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Retief Goosen tied for Transitions Championship lead despite sore back

Hole 
of the day No. 16, par 4,
475 yards Sang-Moon Bae, left, was leading the tournament and Ken Duke was one back when they approached the hole. But Bae made triple bogey and fell off the lead. Duke made double bogey and dropped three back. There were 13 double bogeys or worse on the hole.

DOUGLAS R. CLIFFORD | Times

Hole of the day No. 16, par 4, 475 yards Sang-Moon Bae, left, was leading the tournament and Ken Duke was one back when they approached the hole. But Bae made triple bogey and fell off the lead. Duke made double bogey and dropped three back. There were 13 double bogeys or worse on the hole.

PALM HARBOR — It seems as if Retief Goosen can play Innisbrook's Copperhead course blindfolded and still break par.

For the past three days, the two-time champion of the Transitions Championship has played with a back so painful, it takes an extra 45 minutes each morning just to get ready. It hurts so much, he already has withdrawn from the Arnold Palmer Invitational, which starts Thursday at Bay Hill.

Yet there's Goosen, tied for the lead after shooting 6-under 65 Saturday.

"Since the British Open (in July), it has been pretty bad," he said.

"The last three weeks, it's started to get bad again, so we decided to call it a day and withdraw from Bay Hill."

Goosen, 43, has an L-3 bulging disc in his back. He said he plans on getting protein injections on Wednesday in Virginia Beach, Va., to ease the pain. Goosen, who is ranked 52nd in the world, still hopes to play in the Masters, which starts April 5.

In order to qualify, he must win today or finish high enough here and at the Houston Open in two weeks to move into the top 50 in the rankings.

"It hurts on every shot," Goosen said. "I've actually had to change my address position so it doesn't pinch as much. In a way, it has helped me with my balance.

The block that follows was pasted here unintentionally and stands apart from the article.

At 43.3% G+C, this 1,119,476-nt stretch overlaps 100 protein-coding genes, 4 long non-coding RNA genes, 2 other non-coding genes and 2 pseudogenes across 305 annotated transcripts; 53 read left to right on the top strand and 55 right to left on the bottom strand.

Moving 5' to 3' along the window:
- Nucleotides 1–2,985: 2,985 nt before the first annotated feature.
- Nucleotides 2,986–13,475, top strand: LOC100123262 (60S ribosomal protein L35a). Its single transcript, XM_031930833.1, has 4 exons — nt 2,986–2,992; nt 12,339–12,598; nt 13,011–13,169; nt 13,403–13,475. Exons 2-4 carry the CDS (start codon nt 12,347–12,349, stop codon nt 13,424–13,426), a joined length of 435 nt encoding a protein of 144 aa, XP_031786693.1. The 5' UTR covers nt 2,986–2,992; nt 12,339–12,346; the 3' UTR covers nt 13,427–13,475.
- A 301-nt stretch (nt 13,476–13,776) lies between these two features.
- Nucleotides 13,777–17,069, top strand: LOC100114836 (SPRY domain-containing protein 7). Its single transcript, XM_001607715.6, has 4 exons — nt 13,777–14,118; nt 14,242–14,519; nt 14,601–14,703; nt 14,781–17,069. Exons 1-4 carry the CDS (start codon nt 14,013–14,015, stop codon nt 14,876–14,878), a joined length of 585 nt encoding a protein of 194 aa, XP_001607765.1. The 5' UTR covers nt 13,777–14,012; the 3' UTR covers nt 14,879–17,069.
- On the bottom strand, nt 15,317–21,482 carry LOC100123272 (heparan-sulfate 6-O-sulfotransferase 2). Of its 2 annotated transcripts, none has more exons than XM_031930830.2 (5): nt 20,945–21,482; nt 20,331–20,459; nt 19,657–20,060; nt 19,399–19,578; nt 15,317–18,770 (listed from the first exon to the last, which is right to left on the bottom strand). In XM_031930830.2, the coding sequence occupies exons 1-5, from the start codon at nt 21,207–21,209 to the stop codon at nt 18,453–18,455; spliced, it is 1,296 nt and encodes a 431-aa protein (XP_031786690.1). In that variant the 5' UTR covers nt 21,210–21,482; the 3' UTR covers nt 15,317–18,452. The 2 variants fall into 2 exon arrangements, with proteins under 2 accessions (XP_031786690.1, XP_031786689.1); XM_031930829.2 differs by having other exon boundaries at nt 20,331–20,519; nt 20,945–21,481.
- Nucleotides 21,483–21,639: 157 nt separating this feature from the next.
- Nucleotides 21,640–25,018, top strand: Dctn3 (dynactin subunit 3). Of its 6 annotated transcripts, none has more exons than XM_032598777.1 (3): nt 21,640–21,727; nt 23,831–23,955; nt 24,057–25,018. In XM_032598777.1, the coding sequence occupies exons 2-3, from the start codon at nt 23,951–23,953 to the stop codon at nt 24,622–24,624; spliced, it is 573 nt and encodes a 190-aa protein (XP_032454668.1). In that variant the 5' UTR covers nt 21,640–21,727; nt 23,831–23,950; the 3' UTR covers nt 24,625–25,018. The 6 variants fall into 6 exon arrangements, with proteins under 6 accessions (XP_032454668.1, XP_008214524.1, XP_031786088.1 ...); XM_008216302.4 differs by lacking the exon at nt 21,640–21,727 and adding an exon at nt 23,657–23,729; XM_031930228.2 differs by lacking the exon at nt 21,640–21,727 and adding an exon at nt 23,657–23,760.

"My back was actually better (Friday) than (Saturday), but that's golf. Some days you make putts, and some days you don't."

History lesson: In the 11 previous Transitions Championships, the third-round leader has gone on to win six times. Most recently, Jim Furyk did it in 2010.

Dufner stays put: Saturday is moving day on the tour, but Jason Dufner stayed right where he was. After consecutive 66s, Dufner shot par 71 and was tied for second, one back. He is looking for his first tour win.

"Hopefully, that's my worst round of the week," Dufner said. "Anything can happen with as many people who are bunched up like that. Hopefully, I'll have a nice round like the first two days."

No luck of the Irish: Padraig Harrington must have used up all his luck on Thursday. The Irishman shot 10-under 61, a Copperhead record, in the first round. But he followed that with 73 and 72. He is still only four shots off the lead after having a five-shot lead on Thursday.

Looking to repeat: Gary Woodland shot 3-under 68 and is five behind the leaders. He is trying to become the first player to win consecutive Transitions.

How coincidental: When Furyk won the 2010 Transitions, he played in the final group with Goosen and K.J. Choi. When he won the Tour Championship later in the year, he was paired with Goosen in the final group. Today, he is paired with Goosen in the final group.

>>Fast facts

Transitions Championship

What: 72-hole PGA Tour event

Where: Innisbrook Resort and Golf Club, Copperhead course, Palm Harbor

Purse: $5.5 million; winner's share $990,000

Defending champion: Gary Woodland

Tickets: transitions

championship.com, Publix supermarkets. Daily ticket prices are $40.

Today's TV: 1:30 p.m., Golf Channel, and 3 p.m., Ch. 8

Online: transitionschampionship.com, pgatour.com

Retief Goosen tied for Transitions Championship lead despite sore back 03/17/12 [Last modified: Saturday, March 17, 2012 9:46pm]
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